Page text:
Belen Viejo (left) checks out Leann Brooks inside Family Dollar in Holtville on Tuesday, July 6. City officials credit pandemic shopping habits and the presence of the city’s dollar stores as helping create an unexpected bump in sales-tax revenue for the budget during 2020-2021. | MARCIE LANDEROS PHOTO
HOLTVILLE — While many cities around the region and state struggled financially during the pandemic — and Holtville was no different — it did get a little unexpected budget bump from its new dollar stores.
As the city passed its largely unchanged budget for fiscal 2021-2022 last week, City Manager Nick Wells informed the Holtville City Council that things could have been worse had it not been for an expected surge in sales-tax revenue during 2020-2021 due largely to pandemic-related spending habits.
“We all do our once-a-week trips into El Centro, but since Lucky’s closed and Family Dollar and Dollar General opened, people are staying in town when they need to run to the store quickly,” Wells told the council on June 28. “That means we aren’t bleeding as much money.”
Although sales taxes overall were down over the previous two years, what had been projected the state Department of Finance and the League of California Cities for fiscal 2020-2021 was about $260,000, and went the city closed its book on June 30, the actual was to be closer to $309,000 in sales taxes.
“We did really good. I think it was the first time in years that our stock room was empty,” said Daniela Vasquez, assistant manager at Family Dollar in Holtville, on Tuesday, July 6. “We couldn’t keep up with product on our shelves and stuff. I guess a lot of people were scared to go to the bigger cities, where there were a lot more people and stuff, so a lot of people shopped locally.”
That was the case for Holtville resident Esmerelda Angulo, who was shopping Dollar General on Tuesday, which opened its doors in October 2020.
“I do all my grocery shopping at here,” Angulo said. “It’s close and convenient, and I don’t haven’t wanted to go into the bigger towns since the pandemic started.”
“Family Dollar is close and has a lot of specials,” said Amy Garcia of Holtville. “I try to shop locally and close to home.”
Shopping locally — and encouraging it among city staff — was something important to Wells and it showed in the budget.
He said the effect also extended to online shopping.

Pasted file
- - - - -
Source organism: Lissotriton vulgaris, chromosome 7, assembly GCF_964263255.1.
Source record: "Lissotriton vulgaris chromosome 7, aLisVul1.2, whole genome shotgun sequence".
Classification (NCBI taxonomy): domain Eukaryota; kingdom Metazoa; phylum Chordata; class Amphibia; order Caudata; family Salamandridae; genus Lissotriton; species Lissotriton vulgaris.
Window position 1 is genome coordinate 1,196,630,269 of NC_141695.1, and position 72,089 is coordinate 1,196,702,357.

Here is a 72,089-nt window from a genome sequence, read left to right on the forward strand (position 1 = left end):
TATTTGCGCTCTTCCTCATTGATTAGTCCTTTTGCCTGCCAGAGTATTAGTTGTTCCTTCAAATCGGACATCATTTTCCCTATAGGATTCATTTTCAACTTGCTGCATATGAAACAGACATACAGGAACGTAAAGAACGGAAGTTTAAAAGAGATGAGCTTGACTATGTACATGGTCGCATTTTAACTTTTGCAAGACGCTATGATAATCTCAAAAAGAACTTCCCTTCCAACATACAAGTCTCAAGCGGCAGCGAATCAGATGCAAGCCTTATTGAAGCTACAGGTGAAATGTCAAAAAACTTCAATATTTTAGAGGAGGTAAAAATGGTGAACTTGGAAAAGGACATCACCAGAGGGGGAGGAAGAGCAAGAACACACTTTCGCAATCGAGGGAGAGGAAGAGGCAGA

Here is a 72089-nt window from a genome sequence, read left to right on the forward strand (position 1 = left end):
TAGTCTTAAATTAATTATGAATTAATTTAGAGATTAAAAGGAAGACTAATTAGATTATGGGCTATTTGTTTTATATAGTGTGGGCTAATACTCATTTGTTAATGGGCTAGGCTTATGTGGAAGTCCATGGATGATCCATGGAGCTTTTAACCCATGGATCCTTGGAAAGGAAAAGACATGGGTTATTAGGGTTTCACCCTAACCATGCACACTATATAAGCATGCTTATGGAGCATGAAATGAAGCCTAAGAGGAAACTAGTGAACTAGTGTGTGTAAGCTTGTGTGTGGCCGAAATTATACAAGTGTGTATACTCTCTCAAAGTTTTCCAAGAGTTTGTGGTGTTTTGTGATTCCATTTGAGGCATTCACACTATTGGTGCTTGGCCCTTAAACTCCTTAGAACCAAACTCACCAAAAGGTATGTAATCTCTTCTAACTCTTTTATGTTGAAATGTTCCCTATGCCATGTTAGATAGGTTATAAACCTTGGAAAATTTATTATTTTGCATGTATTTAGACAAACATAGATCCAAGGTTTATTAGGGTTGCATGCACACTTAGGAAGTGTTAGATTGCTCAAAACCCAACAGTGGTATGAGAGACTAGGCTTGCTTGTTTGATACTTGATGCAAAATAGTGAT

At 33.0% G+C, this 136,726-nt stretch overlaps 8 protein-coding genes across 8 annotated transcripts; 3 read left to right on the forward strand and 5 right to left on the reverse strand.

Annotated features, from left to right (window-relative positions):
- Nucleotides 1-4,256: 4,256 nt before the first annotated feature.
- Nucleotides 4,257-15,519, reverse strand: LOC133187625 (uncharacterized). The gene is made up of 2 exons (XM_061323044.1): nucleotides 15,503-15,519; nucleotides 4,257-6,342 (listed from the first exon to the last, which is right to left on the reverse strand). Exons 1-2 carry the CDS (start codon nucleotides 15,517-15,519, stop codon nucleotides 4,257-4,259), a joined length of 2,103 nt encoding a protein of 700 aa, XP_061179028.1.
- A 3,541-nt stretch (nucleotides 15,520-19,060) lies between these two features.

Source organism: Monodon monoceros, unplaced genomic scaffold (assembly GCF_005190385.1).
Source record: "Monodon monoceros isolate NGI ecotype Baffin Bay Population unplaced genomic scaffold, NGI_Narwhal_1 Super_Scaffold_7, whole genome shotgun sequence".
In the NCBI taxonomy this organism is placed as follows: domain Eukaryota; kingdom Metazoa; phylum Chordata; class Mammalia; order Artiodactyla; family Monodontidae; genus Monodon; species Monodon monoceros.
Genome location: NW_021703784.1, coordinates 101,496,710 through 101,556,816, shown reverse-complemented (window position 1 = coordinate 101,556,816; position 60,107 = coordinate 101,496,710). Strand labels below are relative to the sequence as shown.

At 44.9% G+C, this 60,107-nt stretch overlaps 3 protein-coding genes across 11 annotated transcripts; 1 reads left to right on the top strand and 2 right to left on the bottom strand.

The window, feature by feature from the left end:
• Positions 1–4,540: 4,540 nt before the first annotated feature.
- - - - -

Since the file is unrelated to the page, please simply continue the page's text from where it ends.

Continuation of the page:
Wells also attributed increases in online spending due to COVID as one of the reasons for the sales tax increase, reminding the City Council last week that “Amazon is a point-of-sale business, so the sales tax from all those purchases goes to the city.”
Wells said he often tells city staff to shop local and help the city.
“I tell my staff all the time, unless you are out of gas, buy gas here,” he said.
The budget that was passed last week comes with a general fund that is actually expected to have a general fund balance in the black at the end of the fiscal year. The general fund is the chief operating budget from which a city pays its salaries, benefits, and major costs of doing business.
Wells reported that city is projected to a see a $8,176 surplus, with general fund revenues of $2.98 million.
Wells and city staff based this year’s budget on last year’s numbers, describing it as a “pretty standard budget, with no big-ticket items.”
He also explained that most adjustments for the budget from last year to this year where within the payroll portions of the budget, which was treated as a separate agenda item in the same meeting. California has a minimum-wage increase schedule for Jan. 1, 2022, halfway through the fiscal year, which will increase the minimum wage from $14 an hour to $15 an hour, which city staff needed to take into account.
“The only department effected by this is the Fire Department,” Wells clarified on Tuesday. “We budgeted half of the year at 14 (dollars an hour), and the other half at 15 (dollars an hour), so it shouldn’t be a problem.”
City staff would be receiving a 2.5 percent raise in the upcoming fiscal year as well, based on previous negotiations from 2019.
Despite these added payroll expenses, the extra dollars from the city’s dollar stores we a big help.
“We weren’t sure what was going to happen last year,” Wells said referring to the uncertainty of COVID and the lingering pandemic’s effect on the economy. “We ended being OK, and came out pretty close to balanced, but we weren’t sure for a while.”